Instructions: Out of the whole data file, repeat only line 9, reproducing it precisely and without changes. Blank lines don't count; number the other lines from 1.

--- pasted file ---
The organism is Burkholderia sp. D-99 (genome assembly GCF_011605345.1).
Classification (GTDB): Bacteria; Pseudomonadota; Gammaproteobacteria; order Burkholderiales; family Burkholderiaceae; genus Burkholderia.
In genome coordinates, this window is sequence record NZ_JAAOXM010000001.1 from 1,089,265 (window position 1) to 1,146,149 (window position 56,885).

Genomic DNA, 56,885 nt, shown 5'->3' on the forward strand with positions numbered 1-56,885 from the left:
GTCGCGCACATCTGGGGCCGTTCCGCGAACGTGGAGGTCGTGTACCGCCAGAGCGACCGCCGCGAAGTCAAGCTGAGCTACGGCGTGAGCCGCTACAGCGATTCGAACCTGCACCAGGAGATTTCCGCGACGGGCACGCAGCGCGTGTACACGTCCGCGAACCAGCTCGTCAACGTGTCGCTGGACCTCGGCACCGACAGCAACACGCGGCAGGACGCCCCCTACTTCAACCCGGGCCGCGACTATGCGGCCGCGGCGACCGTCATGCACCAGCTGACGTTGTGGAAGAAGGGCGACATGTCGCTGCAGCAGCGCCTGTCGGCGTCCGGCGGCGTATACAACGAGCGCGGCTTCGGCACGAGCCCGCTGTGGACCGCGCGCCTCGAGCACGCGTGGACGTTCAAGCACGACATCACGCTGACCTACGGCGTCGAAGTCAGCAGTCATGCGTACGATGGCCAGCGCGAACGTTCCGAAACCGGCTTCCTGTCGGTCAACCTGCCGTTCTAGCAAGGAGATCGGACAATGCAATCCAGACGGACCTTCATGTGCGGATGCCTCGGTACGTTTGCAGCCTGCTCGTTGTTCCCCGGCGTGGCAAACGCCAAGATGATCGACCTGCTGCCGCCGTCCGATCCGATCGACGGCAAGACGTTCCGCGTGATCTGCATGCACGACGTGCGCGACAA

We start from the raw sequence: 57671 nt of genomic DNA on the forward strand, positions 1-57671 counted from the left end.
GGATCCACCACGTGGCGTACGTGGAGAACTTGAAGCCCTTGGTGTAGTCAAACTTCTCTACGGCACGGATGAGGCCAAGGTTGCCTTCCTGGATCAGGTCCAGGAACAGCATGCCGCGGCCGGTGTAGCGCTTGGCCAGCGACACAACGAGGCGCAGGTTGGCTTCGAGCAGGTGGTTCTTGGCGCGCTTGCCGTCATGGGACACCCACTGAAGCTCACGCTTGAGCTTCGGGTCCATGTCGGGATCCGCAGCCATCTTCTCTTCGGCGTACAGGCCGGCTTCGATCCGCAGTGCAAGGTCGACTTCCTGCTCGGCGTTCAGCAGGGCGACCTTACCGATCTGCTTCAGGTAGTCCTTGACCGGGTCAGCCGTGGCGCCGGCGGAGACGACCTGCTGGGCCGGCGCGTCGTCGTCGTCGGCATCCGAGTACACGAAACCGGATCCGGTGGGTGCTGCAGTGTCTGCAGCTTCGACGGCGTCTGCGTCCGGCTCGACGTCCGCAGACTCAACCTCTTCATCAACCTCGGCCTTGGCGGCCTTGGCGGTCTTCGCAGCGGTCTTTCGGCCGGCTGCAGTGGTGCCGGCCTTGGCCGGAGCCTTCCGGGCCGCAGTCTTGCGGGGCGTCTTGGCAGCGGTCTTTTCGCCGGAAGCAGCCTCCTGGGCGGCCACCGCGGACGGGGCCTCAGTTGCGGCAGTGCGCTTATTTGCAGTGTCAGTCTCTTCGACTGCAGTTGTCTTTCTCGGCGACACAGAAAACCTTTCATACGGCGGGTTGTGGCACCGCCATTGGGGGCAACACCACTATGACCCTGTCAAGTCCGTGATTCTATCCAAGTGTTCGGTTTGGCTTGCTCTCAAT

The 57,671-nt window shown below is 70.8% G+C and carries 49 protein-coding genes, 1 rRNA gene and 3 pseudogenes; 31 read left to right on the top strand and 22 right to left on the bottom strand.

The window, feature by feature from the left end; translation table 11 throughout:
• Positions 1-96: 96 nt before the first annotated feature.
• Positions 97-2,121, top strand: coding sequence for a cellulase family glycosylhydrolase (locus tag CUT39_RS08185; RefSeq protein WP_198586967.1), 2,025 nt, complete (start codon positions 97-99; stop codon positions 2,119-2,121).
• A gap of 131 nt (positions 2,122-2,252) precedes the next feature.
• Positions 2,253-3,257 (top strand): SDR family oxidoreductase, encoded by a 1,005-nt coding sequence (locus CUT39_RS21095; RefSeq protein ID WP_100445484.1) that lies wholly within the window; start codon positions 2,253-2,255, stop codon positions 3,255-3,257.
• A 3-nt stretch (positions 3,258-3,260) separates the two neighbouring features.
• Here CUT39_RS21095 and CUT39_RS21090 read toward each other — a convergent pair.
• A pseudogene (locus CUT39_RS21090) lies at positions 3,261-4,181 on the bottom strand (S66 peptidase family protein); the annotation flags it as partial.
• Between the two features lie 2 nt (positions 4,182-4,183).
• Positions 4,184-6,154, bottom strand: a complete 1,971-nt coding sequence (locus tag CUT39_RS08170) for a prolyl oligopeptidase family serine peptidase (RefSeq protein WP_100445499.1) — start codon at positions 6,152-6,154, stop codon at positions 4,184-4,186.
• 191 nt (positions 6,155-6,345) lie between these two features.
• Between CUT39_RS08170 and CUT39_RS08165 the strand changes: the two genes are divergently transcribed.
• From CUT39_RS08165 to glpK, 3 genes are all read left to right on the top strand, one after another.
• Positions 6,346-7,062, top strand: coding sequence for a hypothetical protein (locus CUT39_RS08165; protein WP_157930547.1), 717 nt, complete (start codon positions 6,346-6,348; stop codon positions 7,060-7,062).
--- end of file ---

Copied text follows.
The window, feature by feature from the left end; translation table 11 throughout: